The Earth’s ocean water is naturally slightly alkaline (basic). The more carbon dioxide the ocean absorbs, the more carbonic acid is formed. Absorption of atmospheric CO2 over the past 150 years has made the ocean more acidic. According to the IPCC, the average ocean pH has decreased by about 0.1 units, from a pre-industrial revolution value of 8.2 to the current pH of 8.1 (IPCC 2014). Under present day emission conditions, average ocean pH could drop to 7.7–7.9 by the end of the century. The magnitude of a pH decrease from 8.1 to 7.7–7.9 can be misleading because the pH scale is logarithmic. Such a drop would represent a 100–150% increase in hydrogen ions (H+) in the water.

As with atmospheric CO2, variations in oceanic CO2 concentrations have occurred in the past. It is unlikely, however, that the oceans have ever experienced such a rapid and significant decrease in pH. The IPCC reports that the current rate of ocean acidification is unprecedented within the last 65 million years, and possibly as long as 300 million years (IPCC 2014). While most marine organisms have historically been able to adjust to changes in pH, the current accelerated rate of acidification may prove to be too fast for them to adapt. For other organisms, basic physiological processes may become chemically impossible.

The second chemical response to increases in CO2 is a decrease in carbonate ions (CO3-2) in seawater. When carbonic acid (H2CO3) dissolves in seawater, it breaks apart into a hydrogen ion (H+) and a bicarbonate ion (HCO3-) (Figure 2). Some of these hydrogen ions will remain in that state, thereby increasing the acidity of the water. The majority, however, will react with carbonate ions (CO3-2). This reaction creates additional bicarbonate ions and reduces the number of carbonate ions available to marine organisms. The degree to which seawater is saturated with carbonate ions is referred to as the “saturation state.” A reduction in the concentration of carbonate ions will lead to a proportional decrease in the saturation state. It is estimated that by the end of this century, the concentration of carbonate ions could be reduced by half in some parts of the ocean. The reduction in carbonate ions and consequential decreased saturation state likely will have a significant impact on marine calcifying organisms such as corals, oysters, clams, and many others that build their shells through the uptake of carbonate ions from the water.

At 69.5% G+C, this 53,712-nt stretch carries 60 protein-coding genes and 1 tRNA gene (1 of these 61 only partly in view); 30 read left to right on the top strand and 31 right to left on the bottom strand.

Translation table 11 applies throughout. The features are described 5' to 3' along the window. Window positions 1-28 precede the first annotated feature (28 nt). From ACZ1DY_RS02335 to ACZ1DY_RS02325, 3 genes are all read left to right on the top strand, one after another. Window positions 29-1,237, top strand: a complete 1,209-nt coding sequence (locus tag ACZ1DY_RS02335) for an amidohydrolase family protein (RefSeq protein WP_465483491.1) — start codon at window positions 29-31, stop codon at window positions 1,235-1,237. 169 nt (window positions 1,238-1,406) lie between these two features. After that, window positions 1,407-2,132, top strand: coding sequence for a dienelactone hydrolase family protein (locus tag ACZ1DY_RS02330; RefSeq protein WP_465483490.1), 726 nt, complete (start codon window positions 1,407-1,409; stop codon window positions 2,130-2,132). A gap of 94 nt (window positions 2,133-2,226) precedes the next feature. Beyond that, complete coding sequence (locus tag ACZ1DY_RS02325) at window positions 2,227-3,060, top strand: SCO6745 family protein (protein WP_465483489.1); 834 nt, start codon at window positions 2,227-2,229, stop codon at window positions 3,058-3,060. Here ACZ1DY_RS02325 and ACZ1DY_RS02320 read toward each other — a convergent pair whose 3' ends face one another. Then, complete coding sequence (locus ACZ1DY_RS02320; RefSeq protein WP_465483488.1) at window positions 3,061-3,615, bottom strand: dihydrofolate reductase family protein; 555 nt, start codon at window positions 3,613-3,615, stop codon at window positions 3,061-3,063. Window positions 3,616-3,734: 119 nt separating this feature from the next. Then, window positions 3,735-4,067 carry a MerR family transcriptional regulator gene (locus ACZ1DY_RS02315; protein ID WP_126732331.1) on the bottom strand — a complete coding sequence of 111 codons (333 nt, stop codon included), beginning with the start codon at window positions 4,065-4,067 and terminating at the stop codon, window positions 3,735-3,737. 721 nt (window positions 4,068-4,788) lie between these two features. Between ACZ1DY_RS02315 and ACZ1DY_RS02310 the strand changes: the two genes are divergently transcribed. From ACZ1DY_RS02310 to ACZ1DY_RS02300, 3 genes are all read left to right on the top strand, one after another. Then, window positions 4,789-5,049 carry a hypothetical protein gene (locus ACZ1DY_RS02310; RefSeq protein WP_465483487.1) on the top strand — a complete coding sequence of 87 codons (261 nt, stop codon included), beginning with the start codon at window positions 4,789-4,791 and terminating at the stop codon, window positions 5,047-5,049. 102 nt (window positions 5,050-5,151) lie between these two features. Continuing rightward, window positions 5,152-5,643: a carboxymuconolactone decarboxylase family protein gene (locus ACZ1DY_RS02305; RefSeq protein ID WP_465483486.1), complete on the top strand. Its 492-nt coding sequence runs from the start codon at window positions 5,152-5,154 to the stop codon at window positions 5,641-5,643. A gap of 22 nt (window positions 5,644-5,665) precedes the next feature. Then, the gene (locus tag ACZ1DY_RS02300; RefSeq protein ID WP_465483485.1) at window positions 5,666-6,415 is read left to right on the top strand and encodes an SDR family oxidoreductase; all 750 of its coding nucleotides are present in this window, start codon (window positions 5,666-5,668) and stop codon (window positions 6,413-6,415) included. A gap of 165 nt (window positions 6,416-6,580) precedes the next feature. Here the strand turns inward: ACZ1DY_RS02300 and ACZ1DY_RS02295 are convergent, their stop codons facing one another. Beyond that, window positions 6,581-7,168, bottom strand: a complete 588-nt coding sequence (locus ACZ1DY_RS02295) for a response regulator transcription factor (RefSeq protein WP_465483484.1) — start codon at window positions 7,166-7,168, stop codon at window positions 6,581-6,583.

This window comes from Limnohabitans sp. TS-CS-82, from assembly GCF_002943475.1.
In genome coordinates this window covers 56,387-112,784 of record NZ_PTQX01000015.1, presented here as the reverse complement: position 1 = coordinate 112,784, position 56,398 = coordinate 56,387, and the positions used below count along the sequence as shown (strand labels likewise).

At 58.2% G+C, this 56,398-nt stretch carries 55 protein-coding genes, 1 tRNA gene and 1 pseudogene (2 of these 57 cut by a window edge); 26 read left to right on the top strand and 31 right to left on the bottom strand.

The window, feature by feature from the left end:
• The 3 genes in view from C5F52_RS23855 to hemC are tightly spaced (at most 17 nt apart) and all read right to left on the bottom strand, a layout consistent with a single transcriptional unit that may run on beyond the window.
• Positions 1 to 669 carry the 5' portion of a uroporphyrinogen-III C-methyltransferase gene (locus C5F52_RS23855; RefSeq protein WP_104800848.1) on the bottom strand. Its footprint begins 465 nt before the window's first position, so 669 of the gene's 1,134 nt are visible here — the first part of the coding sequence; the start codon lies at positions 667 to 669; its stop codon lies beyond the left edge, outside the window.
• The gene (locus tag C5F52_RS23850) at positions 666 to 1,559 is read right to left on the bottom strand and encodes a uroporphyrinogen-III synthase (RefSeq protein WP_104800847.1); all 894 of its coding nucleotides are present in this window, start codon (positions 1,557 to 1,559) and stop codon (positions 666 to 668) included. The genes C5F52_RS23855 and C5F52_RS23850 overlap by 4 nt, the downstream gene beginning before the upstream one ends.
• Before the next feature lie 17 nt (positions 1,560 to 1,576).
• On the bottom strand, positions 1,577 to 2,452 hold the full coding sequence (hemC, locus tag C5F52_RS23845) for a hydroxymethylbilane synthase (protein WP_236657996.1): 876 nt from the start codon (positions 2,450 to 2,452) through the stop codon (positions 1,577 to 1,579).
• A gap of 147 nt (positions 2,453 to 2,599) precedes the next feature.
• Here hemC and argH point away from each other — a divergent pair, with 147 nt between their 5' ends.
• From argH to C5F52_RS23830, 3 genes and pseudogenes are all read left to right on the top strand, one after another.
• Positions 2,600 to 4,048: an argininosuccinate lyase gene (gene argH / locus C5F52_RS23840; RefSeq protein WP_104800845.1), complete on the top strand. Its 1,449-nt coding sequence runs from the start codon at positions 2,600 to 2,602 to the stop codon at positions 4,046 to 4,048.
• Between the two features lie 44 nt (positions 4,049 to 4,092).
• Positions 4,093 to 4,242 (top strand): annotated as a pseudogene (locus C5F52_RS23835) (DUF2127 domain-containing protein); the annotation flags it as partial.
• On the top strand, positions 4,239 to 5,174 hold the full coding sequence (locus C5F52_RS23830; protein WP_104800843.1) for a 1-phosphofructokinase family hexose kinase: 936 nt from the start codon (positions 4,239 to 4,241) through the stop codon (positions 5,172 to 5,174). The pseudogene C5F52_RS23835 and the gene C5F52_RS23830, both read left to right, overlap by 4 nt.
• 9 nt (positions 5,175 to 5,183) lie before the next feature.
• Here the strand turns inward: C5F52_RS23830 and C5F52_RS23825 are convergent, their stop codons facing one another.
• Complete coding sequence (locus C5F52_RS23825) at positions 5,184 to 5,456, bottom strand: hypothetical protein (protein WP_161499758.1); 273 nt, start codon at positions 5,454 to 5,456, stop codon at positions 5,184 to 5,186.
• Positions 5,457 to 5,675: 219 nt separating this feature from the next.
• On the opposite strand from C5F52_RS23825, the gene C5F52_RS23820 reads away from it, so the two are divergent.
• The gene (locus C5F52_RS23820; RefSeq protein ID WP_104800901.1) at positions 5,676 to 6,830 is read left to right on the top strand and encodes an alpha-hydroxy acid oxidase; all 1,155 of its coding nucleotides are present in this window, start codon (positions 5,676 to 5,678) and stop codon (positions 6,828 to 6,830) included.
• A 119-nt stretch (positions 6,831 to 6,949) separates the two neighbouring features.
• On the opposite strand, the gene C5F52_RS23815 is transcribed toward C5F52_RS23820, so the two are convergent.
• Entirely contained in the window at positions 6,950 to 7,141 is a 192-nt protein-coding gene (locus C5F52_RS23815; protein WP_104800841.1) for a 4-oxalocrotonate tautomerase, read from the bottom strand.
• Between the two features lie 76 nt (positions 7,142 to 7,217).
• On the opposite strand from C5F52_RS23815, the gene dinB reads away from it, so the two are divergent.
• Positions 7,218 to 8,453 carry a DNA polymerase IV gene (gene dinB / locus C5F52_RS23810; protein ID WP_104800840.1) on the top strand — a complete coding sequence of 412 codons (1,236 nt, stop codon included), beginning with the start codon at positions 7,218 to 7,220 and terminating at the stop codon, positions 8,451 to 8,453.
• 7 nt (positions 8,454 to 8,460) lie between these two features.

Conclusion